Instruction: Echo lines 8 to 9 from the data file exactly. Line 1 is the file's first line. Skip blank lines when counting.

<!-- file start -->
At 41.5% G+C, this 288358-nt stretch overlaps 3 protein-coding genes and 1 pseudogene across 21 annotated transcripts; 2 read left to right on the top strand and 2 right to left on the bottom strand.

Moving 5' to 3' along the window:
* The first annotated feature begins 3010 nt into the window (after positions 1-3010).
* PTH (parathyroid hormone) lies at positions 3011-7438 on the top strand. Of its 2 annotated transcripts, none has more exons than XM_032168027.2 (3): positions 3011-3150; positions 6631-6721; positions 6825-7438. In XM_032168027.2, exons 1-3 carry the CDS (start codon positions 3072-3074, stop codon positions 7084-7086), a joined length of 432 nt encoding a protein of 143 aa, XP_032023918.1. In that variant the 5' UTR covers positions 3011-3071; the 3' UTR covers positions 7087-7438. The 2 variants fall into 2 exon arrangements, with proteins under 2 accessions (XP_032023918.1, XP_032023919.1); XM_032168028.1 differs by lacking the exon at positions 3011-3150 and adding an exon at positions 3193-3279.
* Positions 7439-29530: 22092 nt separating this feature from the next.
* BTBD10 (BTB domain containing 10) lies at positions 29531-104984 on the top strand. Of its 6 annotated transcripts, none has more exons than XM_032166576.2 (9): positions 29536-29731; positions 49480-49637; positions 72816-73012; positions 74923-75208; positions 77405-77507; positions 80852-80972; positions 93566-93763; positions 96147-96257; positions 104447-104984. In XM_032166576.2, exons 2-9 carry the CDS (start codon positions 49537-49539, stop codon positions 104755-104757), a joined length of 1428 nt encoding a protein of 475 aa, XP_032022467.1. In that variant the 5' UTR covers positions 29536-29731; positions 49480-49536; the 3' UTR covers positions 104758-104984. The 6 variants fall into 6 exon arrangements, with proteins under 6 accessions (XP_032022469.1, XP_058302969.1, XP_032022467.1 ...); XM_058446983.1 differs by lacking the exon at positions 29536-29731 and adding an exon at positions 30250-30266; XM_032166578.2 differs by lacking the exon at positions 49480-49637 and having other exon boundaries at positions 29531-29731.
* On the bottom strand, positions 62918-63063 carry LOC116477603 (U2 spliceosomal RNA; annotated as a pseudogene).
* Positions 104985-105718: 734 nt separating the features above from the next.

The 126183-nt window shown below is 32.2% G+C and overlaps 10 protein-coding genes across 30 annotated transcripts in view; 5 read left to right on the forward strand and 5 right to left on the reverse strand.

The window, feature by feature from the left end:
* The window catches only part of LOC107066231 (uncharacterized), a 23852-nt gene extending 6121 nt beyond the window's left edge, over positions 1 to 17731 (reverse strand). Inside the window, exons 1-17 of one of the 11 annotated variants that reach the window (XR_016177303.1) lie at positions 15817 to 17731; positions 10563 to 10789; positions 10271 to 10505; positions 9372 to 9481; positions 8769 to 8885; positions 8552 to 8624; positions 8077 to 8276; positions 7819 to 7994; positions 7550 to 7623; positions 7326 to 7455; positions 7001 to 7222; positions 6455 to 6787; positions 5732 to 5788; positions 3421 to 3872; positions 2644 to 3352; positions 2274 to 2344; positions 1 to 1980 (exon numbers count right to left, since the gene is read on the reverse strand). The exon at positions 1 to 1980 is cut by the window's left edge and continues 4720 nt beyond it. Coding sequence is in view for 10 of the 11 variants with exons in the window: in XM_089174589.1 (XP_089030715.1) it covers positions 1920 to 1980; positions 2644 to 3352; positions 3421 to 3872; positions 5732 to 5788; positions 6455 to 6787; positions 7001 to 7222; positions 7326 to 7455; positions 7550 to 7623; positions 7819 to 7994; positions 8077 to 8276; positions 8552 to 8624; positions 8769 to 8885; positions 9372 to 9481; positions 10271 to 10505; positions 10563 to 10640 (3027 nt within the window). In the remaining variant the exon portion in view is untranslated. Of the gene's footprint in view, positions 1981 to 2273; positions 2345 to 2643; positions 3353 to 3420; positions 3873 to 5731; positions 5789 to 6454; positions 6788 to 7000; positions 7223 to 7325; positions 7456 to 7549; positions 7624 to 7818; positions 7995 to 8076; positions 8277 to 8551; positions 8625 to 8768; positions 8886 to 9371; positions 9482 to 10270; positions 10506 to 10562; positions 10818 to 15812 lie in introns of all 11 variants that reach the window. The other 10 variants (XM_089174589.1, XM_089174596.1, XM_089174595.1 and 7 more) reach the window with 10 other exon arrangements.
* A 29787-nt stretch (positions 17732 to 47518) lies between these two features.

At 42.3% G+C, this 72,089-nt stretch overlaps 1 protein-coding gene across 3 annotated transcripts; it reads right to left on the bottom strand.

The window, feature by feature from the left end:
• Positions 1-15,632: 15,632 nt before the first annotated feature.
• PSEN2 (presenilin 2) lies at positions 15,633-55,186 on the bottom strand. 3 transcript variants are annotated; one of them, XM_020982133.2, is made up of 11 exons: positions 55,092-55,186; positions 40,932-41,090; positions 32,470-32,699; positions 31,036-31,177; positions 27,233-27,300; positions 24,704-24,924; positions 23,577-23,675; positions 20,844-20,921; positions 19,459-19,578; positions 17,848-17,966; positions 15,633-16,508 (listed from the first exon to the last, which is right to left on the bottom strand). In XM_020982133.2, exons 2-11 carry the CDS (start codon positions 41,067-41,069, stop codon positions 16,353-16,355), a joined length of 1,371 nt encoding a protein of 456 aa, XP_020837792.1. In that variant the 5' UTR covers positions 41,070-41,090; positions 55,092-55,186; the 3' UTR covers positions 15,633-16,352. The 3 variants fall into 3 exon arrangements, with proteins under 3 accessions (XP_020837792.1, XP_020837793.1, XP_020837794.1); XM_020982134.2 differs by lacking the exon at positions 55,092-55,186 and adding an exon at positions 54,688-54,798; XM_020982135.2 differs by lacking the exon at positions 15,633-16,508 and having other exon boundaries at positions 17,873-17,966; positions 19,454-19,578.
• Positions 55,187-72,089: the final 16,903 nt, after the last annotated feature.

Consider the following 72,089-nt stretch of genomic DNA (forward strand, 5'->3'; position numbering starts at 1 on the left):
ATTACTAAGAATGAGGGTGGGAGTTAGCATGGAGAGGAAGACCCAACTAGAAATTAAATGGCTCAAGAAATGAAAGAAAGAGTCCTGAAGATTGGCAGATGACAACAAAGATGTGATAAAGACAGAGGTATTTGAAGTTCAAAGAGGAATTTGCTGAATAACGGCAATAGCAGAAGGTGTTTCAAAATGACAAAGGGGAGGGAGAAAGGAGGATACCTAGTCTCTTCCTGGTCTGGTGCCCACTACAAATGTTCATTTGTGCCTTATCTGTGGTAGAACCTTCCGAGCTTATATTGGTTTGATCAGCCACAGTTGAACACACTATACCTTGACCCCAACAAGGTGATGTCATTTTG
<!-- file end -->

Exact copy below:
* Positions 104985-105718: 734 nt separating the features above from the next.

The 126183-nt window shown below is 32.2% G+C and overlaps 10 protein-coding genes across 30 annotated transcripts in view; 5 read left to right on the forward strand and 5 right to left on the reverse strand.